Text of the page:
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Judicial CP - May 2002
Arab News, Jeddah/Riyadh/Dhahran, 14 May 2002
Expat jailed for stealing medicines
By Saqr Al-Amri
JEDDAH, 14 May - A Shariah court in Jeddah has sentenced an expatriate worker to 18 months jail and 750 lashes for stealing medicines from the Health Ministry's warehouse, according to Dr. Samir Lingawi, director of health in Jeddah. He said the Pakistani, an air-conditioner mechanic, entered the warehouse in the morning under the pretext of fixing a technical problem. Authorities questioned the man when they found considerable shortage in stocks. Officials later seized a large quantity of medicines from the expatriate's possession.
BBC News Online, London, 16 May 2002
Saudi 'torture' condemned by UN
The United Nations Committee against Torture has criticised Saudi Arabia over the amputations and floggings it carries out under Sharia Islamic law.
At a meeting in Geneva, the committee said such penalties violated international conventions against cruel and degrading treatment.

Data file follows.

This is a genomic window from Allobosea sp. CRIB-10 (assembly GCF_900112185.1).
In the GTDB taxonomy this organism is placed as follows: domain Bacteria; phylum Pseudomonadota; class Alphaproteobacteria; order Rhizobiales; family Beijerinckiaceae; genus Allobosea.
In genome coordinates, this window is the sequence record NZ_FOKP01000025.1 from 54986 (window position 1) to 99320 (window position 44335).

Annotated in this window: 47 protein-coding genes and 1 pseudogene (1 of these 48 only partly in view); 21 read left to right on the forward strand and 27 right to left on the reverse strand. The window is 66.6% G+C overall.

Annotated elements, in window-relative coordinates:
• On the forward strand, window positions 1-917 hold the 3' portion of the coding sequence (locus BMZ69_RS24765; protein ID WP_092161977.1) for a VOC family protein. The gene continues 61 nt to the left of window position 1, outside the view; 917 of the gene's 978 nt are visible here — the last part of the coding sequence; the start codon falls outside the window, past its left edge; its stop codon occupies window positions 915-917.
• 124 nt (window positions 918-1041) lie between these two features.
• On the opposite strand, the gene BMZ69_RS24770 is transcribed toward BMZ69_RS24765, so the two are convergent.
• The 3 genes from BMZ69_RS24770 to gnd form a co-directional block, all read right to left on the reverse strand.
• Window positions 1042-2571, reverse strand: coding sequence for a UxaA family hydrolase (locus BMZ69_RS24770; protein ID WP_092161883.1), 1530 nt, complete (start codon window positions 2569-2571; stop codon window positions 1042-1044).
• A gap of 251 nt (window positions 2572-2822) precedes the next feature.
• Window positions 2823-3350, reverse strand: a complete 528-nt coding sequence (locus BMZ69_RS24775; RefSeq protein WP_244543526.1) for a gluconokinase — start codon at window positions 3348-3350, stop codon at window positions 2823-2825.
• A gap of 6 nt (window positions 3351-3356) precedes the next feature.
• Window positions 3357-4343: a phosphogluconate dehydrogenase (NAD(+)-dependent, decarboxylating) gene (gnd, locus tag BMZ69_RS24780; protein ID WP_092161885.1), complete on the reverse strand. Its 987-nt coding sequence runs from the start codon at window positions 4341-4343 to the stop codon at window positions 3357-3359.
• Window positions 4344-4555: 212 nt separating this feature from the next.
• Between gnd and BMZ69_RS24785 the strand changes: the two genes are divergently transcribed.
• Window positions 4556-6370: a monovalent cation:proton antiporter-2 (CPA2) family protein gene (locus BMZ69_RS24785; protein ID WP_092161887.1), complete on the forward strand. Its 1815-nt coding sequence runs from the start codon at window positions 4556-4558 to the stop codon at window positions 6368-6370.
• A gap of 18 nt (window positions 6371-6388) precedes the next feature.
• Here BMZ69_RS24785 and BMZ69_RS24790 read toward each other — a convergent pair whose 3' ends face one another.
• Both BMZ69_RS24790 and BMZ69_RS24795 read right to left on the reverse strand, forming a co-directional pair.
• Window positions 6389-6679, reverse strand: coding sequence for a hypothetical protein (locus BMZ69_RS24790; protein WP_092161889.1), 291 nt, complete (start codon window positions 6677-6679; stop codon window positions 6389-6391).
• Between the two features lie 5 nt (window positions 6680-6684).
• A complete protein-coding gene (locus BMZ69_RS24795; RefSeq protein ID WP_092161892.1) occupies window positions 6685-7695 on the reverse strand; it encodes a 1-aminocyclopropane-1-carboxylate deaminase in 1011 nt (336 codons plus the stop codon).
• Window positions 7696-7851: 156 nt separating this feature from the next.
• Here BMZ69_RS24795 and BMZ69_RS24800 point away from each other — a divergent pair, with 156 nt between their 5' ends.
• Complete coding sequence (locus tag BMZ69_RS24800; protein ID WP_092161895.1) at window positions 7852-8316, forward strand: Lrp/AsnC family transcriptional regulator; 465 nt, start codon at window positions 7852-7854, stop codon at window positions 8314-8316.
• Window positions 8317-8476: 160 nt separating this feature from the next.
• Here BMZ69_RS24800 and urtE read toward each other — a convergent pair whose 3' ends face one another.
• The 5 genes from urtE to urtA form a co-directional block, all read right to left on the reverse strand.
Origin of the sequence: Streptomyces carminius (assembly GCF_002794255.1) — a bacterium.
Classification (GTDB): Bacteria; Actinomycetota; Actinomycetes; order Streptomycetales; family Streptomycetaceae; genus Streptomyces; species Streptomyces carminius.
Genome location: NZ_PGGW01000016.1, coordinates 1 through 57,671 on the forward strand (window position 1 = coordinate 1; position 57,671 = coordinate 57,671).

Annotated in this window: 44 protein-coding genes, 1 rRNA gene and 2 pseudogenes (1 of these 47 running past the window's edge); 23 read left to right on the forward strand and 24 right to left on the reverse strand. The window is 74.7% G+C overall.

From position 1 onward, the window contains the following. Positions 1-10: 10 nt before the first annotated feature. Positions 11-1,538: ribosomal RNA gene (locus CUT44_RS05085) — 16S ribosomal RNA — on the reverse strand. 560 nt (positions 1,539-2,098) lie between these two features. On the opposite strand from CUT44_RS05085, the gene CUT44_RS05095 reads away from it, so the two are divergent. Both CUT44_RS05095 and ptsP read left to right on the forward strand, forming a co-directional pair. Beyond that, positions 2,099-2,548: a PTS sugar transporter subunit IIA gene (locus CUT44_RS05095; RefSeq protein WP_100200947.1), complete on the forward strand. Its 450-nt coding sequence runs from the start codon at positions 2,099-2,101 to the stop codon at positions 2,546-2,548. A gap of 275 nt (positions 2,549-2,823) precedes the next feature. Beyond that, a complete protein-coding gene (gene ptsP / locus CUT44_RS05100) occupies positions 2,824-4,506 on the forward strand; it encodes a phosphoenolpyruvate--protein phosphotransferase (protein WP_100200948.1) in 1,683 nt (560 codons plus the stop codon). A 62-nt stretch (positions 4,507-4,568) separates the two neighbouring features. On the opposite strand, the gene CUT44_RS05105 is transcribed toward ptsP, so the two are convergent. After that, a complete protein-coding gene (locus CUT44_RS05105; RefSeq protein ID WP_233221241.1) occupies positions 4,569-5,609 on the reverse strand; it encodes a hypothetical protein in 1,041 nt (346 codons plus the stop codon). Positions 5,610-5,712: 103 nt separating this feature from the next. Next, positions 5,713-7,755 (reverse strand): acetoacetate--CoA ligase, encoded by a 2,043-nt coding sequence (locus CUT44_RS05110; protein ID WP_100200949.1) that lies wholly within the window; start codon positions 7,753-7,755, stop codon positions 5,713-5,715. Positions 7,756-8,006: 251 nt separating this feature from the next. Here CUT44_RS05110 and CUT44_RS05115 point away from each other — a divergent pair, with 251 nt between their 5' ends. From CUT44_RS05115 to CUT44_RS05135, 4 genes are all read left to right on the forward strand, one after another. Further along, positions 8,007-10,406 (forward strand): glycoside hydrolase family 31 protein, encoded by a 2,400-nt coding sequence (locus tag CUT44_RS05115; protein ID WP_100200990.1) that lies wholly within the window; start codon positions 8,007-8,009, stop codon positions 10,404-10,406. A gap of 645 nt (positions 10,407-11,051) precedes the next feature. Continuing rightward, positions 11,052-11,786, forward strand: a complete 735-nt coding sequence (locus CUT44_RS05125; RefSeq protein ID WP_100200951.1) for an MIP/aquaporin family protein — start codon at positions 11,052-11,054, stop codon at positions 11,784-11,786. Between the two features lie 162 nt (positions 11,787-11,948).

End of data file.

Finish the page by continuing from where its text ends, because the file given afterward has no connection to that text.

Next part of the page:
It recommended that the Saudi authorities re-examine their penal code.
The criticism was presented to Saudi delegates who immediately rejected it, saying Sharia law expressly forbade torture.
It is the first time Saudi Arabia has reported to the committee.
All signatories to the Geneva conventions are required to inform the committee about their records in upholding international laws on the treatment of prisoners.
The BBC correspondent in Switzerland, Imogen Foulkes, says it is perhaps not surprising that Saudi Arabia came in for criticism, given its well-known policy of corporal punishment.
But the Saudi delegation in Geneva said it could not accept interference in its legal system, aspects of which have been practised in the region for more than 1,400 years, it said.
The committee dismissed Saudi protestations that Shari law expressly prohibited torture, pointing out that if this was the case it was not reflected in Saudi Arabia's domestic law.
The human rights group Amnesty International issued a major report on Saudi Arabia in 2000.
It said the kingdom was guilty of widespread human rights abuses, with the silent consent of western powers which are reliant on Saudi oil.
Amnesty said the criminal justice system facilitated torture - often to extract confessions and enforce discipline - while lack of judicial supervision, denial of access to relatives, doctors and lawyers leave prisoners extremely vulnerable to abuse.
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© Colin Farrell 2002
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